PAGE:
• Equity base expands: SEFL has benefitted from a jump in demand recently with equity financing business growing at 20-22 per cent. SEFL has seen revenues rise to Rs, 2,495.33 crore as of March 2017 and generated a net profit of Rs. 148.84 crore or Rs. 24.95 per share. The current equity base of SEFL stands at Rs. 59.66 crore1, which is set to expand due to the planned IPO.

    Going public will help the company to raise funds to propel growth in a segment that is expanding as demand picks up, while, at the same time, increasing its equity valuation.


Looking for an alternative to savings account?

Savings accounts give easy access to money but also provide very little interest. Typically, you can expect between 3-4 per cent1 interest on a savings account, although some banks may sometimes give more depending on the products they have on offer. Retaining money in a savings account will ultimately result in erosion of your capital as the average inflation rate in India over the past 5 years has been roughly 6 per cent2. Savvy investors are now finding new ways to keep their liquid cash in higher interest or return bearing vehicles to maximise liquidity and returns. Here are some alternatives and options available today:

Corporate Bonds/NCDs: Corporate Bonds and Non-Convertible debentures are issued by companies in order to raise funds. These bonds are typically able to offer interest rates even higher than fixed deposits of banks. Since NCDs can be traded on the markets, it gives them an element of liquidity. Investors can also look at Secured Non-Convertible Debentures that are backed by company assets to add an element of safety to their investments.

Payments Banks: If you are looking for a savings bank type product but are willing to forego some features, you can consider opening an account in the new payments banks that have been introduced. Some payments banks offer rates as high as 7%. Some features that you may take benefits of with these accounts are debit cards and free ATM transactions up to a limit.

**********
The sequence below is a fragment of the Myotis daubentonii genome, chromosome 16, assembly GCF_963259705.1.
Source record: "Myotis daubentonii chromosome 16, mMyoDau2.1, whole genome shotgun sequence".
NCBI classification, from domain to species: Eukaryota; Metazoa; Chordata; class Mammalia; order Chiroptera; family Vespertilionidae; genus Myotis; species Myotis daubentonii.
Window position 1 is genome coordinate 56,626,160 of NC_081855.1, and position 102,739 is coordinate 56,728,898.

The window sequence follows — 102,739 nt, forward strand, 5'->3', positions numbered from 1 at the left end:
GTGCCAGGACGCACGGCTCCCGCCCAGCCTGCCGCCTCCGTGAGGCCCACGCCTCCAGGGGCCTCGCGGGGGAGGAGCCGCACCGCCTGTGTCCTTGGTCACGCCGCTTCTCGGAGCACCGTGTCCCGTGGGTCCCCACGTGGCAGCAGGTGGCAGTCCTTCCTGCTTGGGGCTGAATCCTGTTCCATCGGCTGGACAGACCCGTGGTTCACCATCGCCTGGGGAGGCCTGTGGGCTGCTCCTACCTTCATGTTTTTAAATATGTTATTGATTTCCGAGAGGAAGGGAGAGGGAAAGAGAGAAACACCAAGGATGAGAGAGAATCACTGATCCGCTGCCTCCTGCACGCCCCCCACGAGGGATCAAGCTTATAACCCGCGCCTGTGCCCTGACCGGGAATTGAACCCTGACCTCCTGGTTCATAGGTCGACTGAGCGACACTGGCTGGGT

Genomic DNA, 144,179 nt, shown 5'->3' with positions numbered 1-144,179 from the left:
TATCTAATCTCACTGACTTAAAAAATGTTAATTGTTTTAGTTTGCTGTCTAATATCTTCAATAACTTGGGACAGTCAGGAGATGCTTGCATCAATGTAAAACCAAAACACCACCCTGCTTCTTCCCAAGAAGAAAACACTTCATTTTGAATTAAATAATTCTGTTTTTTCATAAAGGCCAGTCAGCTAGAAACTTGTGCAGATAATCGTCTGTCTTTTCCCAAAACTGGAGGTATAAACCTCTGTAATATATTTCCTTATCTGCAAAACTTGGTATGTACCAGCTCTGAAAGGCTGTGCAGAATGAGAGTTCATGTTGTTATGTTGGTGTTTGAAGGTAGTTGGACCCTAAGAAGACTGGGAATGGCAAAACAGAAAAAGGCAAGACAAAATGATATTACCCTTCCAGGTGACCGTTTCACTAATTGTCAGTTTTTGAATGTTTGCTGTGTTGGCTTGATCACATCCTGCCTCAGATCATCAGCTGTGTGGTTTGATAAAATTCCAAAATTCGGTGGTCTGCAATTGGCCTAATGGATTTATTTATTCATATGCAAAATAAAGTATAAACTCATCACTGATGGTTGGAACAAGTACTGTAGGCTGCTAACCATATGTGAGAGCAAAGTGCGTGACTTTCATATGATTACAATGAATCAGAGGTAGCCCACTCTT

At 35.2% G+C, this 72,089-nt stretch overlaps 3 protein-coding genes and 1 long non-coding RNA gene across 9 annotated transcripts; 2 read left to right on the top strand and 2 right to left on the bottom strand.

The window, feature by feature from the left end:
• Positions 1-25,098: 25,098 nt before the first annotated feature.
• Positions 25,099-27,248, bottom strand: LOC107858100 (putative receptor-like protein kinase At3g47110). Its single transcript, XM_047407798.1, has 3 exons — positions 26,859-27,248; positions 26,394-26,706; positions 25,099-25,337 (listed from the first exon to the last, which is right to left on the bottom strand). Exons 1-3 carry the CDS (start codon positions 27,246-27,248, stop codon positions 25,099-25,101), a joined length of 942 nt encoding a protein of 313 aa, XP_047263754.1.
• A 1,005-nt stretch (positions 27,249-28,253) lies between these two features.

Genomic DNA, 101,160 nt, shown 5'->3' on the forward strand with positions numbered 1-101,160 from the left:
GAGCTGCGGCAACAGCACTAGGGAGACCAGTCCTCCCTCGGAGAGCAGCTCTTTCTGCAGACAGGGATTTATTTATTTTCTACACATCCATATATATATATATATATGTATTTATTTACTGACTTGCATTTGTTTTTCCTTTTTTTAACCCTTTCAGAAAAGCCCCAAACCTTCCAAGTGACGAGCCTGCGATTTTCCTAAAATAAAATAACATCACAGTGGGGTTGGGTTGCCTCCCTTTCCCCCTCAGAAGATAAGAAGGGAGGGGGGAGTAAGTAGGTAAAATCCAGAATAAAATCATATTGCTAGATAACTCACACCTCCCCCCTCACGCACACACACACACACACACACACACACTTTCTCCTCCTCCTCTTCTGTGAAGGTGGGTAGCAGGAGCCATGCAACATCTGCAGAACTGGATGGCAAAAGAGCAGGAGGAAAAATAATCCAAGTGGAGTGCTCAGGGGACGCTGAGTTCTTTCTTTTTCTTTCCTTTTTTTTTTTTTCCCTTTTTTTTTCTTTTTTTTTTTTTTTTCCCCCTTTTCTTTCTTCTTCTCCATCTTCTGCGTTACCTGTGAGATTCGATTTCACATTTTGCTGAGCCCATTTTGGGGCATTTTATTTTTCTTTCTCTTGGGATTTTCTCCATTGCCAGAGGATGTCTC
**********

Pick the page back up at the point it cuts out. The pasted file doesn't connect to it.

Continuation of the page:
Sweep-in accounts: These accounts offer higher interest rates, typically those of a fixed deposit, while offering some benefits of a savings account. The fixed deposit-bank account liquidity link allows customers to withdraw money from a fixed deposit when a certain limit is reached by conducting an ‘auto sweep.’ The reverse is true as well as when a certain limit is reached in your savings account - money is automatically moved to a fixed deposit.

Liquid funds: Liquid debt funds are also an option for investors who want to have higher returns but get some benefits of a savings account. These debt funds invest money in short-term market instruments like treasury bills and government securities as well as call money. Liquid funds can deliver better returns than savings accounts typically and may offer facilities such as an ATM card for withdrawals.

Today’s investors are no longer limited by the savings account. They can get a high element of liquidity as well as enjoy higher returns with other similar investment options, which give the investor the benefit of diversification of liquid holdings as well.


Buddy Jokes

I try not to borrow, first you borrow then you beg – Ernest Hemingway / Quotes

Q: When does it rain money?

A: When the weather sees a ‘change’.

Q: Why is money referred to as ‘dough’?

A: Because we all ‘knead’ it.

A doctor was examining a very sick old patient. It was clear to the doctor that old fella would not make it. The doctor advised, "Why don’t you make a will?". The patient glanced up from the bed and said, "Oh yes, I have already done that." He then looked up to the doctor and added, "I have left all my money to the doctor who will save my life."


Buddy Quiz

Quiz: Fill in the blanks

1. Demonetisation has increased bank …………….

a) Liquidity

b) Risks

c) Branches

2. Companies issue corporate bonds for raising …………….

a) Awareness

b) Profile

c) Capital

3. SEFL board has approved raising Rs. ………… crore through an IPO.

a) 2000

b) 8000

c) 1800

4. NCDs can be ………….. on the markets.

a) Issued

b) Traded

c) Not sold

5. Typically interest rate on a savings account is ……….. per cent.

a) 7-9

b) 3-4

c) 6-7

Answer:1-a, 2-c, 3-a, 4-b, 5-b.